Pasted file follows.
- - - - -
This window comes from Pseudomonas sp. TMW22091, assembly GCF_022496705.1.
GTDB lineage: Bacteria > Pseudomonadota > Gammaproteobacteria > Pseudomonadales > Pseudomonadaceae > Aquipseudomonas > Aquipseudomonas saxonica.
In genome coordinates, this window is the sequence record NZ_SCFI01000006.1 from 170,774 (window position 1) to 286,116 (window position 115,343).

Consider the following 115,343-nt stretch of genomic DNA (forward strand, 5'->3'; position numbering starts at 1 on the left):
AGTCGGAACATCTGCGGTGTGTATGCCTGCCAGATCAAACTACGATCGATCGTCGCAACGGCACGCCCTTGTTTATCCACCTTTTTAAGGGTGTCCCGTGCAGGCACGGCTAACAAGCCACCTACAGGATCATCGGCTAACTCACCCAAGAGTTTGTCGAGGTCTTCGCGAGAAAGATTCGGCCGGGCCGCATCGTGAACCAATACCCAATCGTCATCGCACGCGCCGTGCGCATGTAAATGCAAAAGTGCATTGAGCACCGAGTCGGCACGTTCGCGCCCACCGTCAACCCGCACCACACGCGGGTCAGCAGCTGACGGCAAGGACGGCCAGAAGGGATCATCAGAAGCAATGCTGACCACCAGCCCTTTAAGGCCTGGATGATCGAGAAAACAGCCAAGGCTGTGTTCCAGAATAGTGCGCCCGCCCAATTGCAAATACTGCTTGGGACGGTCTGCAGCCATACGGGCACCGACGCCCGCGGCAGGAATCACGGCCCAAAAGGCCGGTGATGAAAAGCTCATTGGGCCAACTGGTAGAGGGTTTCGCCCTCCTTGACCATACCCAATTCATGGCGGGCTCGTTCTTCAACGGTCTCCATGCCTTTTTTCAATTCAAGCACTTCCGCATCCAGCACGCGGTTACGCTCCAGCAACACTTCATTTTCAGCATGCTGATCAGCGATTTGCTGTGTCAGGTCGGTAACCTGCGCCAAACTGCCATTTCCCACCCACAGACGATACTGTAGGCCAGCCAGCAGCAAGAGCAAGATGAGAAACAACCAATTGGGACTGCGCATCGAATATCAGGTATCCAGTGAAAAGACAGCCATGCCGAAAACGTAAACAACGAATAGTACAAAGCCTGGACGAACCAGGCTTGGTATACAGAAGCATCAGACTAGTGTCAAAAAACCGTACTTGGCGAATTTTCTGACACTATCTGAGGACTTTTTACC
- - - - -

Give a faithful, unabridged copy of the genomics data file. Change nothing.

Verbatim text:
This window comes from Pseudomonas sp. TMW22091, assembly GCF_022496705.1.
GTDB lineage: Bacteria > Pseudomonadota > Gammaproteobacteria > Pseudomonadales > Pseudomonadaceae > Aquipseudomonas > Aquipseudomonas saxonica.
In genome coordinates, this window is the sequence record NZ_SCFI01000006.1 from 170,774 (window position 1) to 286,116 (window position 115,343).

Consider the following 115,343-nt stretch of genomic DNA (forward strand, 5'->3'; position numbering starts at 1 on the left):
AGTCGGAACATCTGCGGTGTGTATGCCTGCCAGATCAAACTACGATCGATCGTCGCAACGGCACGCCCTTGTTTATCCACCTTTTTAAGGGTGTCCCGTGCAGGCACGGCTAACAAGCCACCTACAGGATCATCGGCTAACTCACCCAAGAGTTTGTCGAGGTCTTCGCGAGAAAGATTCGGCCGGGCCGCATCGTGAACCAATACCCAATCGTCATCGCACGCGCCGTGCGCATGTAAATGCAAAAGTGCATTGAGCACCGAGTCGGCACGTTCGCGCCCACCGTCAACCCGCACCACACGCGGGTCAGCAGCTGACGGCAAGGACGGCCAGAAGGGATCATCAGAAGCAATGCTGACCACCAGCCCTTTAAGGCCTGGATGATCGAGAAAACAGCCAAGGCTGTGTTCCAGAATAGTGCGCCCGCCCAATTGCAAATACTGCTTGGGACGGTCTGCAGCCATACGGGCACCGACGCCCGCGGCAGGAATCACGGCCCAAAAGGCCGGTGATGAAAAGCTCATTGGGCCAACTGGTAGAGGGTTTCGCCCTCCTTGACCATACCCAATTCATGGCGGGCTCGTTCTTCAACGGTCTCCATGCCTTTTTTCAATTCAAGCACTTCCGCATCCAGCACGCGGTTACGCTCCAGCAACACTTCATTTTCAGCATGCTGATCAGCGATTTGCTGTGTCAGGTCGGTAACCTGCGCCAAACTGCCATTTCCCACCCACAGACGATACTGTAGGCCAGCCAGCAGCAAGAGCAAGATGAGAAACAACCAATTGGGACTGCGCATCGAATATCAGGTATCCAGTGAAAAGACAGCCATGCCGAAAACGTAAACAACGAATAGTACAAAGCCTGGACGAACCAGGCTTGGTATACAGAAGCATCAGACTAGTGTCAAAAAACCGTACTTGGCGAATTTTCTGACACTATCTGAGGACTTTTTACC